Bringing 'jointness' to military medical records–in 2017 (US)

Categories: Latest News.

for Editor Donna, who had her eyes opened when Dr. Ward Casscells explained this and the lack of general coordination to her in 2009 in Q&A after his Mobile Health Expo keynote [TA 28 Feb 2011]. There seemed to be some movement forward last year after DOD and VA announced that recommendations on a joint strategy for EHRs would be announced in March 2011 (see link in article) followed by the May 2012 action of a VA and DOD agreement with 3M Co. to adopt their Healthcare Data Dictionary and structured data system for their EHR under development [Federal Computer Week 17 May].

  • Here we have a rise in suicide among active-duty troops, care needed for soldiers rotating from Guard and Reserve units to combat duty and out again to civilian life and retirement, the signature wounds of this conflict being the hard to pin down and long-term TBI and PTSD–and EHRs aren’t interoperable.
  • Here we have an inspector general’s investigation finding that nearly half of the veterans seeking mental health care for the first time waited about 50 days before getting a full evaluation, when the VA was saying 14 days was the norm.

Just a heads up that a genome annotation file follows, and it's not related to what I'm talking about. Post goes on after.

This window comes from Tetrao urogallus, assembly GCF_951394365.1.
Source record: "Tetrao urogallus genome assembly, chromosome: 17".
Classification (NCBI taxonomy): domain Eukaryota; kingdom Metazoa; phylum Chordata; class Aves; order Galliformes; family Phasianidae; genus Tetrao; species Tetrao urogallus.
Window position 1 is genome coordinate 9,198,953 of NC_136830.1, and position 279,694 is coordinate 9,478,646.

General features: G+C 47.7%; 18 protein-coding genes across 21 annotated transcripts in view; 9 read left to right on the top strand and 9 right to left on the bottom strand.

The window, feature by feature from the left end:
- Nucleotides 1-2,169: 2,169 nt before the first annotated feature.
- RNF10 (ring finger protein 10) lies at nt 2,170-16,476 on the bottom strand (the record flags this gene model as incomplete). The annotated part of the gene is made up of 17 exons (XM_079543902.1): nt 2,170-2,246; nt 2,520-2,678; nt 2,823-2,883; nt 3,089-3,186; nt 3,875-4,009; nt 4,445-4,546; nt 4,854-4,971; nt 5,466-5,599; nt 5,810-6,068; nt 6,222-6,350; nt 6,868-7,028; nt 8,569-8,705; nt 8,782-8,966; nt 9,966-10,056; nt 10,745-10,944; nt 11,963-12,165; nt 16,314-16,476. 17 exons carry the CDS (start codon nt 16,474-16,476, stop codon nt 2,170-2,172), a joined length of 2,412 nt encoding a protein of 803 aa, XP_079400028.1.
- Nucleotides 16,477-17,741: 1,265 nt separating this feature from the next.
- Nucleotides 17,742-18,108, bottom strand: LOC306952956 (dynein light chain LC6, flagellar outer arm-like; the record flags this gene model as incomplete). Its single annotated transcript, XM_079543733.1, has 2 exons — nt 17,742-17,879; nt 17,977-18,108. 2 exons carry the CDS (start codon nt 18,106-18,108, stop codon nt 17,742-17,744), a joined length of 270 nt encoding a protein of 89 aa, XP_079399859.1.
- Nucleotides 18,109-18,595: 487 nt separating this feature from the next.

• And there is a bigger problem–two-thirds of veterans who go on to commit suicide, according to Shinseki, are not enrolled with the VA, so we have an interoperability/communication problem between DOD records with civilian EHRs.

But the good news in this article is that telemedicine consults between patients and mental health professionals are actively being encouraged as well as online chat and texting (no quantification here). Every little bit helps and connectivity in this area does. Editor Donna asks for comments and further information links to this article, not only from readers in US but also from those internationally with experience with their armed forces health systems. This will continue to be followed; we owe no less.